Last night I was out in the pub with my oldest friend Bob (she’s commented here on occasion). Yesterday was a little bit of an arse really and so meeting up with her for a beer (or four as it turned out) was exactly what I needed. We chatted about everything, her stuff, my stuff and we managed to put things into perspective for each other. We also laughed a lot, which is one of the best remedies for nearly everything.
And then there’s another mate, who I’ll call Trigger here, who has been on the end of the phone for me whenever I’ve needed to let off steam. Patient and supportive, she’s been a bit of a rock recently. She’s also been helping me tile my kitchen floor for which I will be eternally grateful.
And what about my sister? She really is as fun and lovely as she comes across on her blog and while I miss living in my flat, there is no one else who I’d rather squat with.
But today is a sad day because my two closest male friends are departing to coach footie in the States for six months. These guys are like brothers to me and they will leave a big gap behind them, not just for me, but for a lot of us. It’s their leaving drinks tonight and I sense it will be an emotional affair.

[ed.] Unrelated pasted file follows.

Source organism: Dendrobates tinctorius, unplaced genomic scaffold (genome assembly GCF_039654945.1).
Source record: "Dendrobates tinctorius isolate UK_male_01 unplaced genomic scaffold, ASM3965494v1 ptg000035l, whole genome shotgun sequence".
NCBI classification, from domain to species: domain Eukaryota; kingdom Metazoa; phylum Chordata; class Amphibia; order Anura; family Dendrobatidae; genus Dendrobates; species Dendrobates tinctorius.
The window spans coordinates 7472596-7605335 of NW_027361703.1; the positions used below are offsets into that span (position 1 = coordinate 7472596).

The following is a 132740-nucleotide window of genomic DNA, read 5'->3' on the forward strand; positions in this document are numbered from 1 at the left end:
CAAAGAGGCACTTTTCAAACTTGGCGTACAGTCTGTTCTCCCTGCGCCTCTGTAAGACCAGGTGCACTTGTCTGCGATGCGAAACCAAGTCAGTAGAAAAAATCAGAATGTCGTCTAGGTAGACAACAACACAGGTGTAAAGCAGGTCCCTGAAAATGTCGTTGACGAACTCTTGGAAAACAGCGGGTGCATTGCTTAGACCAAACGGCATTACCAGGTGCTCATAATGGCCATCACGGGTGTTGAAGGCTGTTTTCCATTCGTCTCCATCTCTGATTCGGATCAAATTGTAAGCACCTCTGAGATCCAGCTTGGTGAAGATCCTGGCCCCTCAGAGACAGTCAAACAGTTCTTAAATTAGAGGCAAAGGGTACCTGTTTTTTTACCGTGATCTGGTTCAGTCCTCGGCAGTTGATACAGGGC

Friends. You just can’t beat ‘em can you?
July 01, 2004
What a difference a decade makes
In 1995 I went to Glastonbury for the first time. The trip was organised by the university and cost sixty quid, a small fortune for impoverished students like ourselves. We travelled down by coach, a journey that took about eight hours. We didn’t care though; this was the first time for all of us and we couldn’t wait to get there.
We were three in a two-man tent cramped up together, nestled between our rucksacks. But hey, we weren’t planning on sleeping much anyway. We’d heard that saying: “if you remember Glastonbury, you weren’t there” and we had every intention of living it. Come on, we were only nineteen.